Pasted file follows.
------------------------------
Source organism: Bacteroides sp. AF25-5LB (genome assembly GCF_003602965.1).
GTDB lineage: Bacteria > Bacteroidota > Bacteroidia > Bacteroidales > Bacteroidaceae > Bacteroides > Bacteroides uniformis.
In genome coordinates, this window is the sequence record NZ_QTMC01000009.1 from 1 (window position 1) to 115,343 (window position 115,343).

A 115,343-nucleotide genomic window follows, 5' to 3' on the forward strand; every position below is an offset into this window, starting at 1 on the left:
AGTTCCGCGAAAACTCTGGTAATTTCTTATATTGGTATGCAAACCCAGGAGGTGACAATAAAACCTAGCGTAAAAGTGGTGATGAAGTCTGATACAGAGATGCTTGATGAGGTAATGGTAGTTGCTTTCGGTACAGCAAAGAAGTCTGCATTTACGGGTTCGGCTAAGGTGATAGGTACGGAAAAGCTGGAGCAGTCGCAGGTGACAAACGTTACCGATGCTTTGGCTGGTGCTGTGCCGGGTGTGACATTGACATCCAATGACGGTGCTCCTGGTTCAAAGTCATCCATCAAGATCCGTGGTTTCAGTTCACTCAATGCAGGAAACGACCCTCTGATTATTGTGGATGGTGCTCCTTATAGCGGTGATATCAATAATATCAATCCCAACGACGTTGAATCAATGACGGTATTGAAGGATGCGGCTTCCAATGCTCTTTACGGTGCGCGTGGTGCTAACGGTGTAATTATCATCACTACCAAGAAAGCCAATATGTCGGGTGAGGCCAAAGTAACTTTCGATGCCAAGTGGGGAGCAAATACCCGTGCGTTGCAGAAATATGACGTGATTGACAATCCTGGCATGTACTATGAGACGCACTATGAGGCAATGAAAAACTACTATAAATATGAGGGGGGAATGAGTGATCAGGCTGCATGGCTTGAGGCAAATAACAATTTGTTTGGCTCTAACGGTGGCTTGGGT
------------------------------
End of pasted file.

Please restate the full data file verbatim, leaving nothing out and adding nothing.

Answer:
Source organism: Bacteroides sp. AF25-5LB (genome assembly GCF_003602965.1).
GTDB lineage: Bacteria > Bacteroidota > Bacteroidia > Bacteroidales > Bacteroidaceae > Bacteroides > Bacteroides uniformis.
In genome coordinates, this window is the sequence record NZ_QTMC01000009.1 from 1 (window position 1) to 115,343 (window position 115,343).

A 115,343-nucleotide genomic window follows, 5' to 3' on the forward strand; every position below is an offset into this window, starting at 1 on the left:
AGTTCCGCGAAAACTCTGGTAATTTCTTATATTGGTATGCAAACCCAGGAGGTGACAATAAAACCTAGCGTAAAAGTGGTGATGAAGTCTGATACAGAGATGCTTGATGAGGTAATGGTAGTTGCTTTCGGTACAGCAAAGAAGTCTGCATTTACGGGTTCGGCTAAGGTGATAGGTACGGAAAAGCTGGAGCAGTCGCAGGTGACAAACGTTACCGATGCTTTGGCTGGTGCTGTGCCGGGTGTGACATTGACATCCAATGACGGTGCTCCTGGTTCAAAGTCATCCATCAAGATCCGTGGTTTCAGTTCACTCAATGCAGGAAACGACCCTCTGATTATTGTGGATGGTGCTCCTTATAGCGGTGATATCAATAATATCAATCCCAACGACGTTGAATCAATGACGGTATTGAAGGATGCGGCTTCCAATGCTCTTTACGGTGCGCGTGGTGCTAACGGTGTAATTATCATCACTACCAAGAAAGCCAATATGTCGGGTGAGGCCAAAGTAACTTTCGATGCCAAGTGGGGAGCAAATACCCGTGCGTTGCAGAAATATGACGTGATTGACAATCCTGGCATGTACTATGAGACGCACTATGAGGCAATGAAAAACTACTATAAATATGAGGGGGGAATGAGTGATCAGGCTGCATGGCTTGAGGCAAATAACAATTTGTTTGGCTCTAACGGTGGCTTGGGT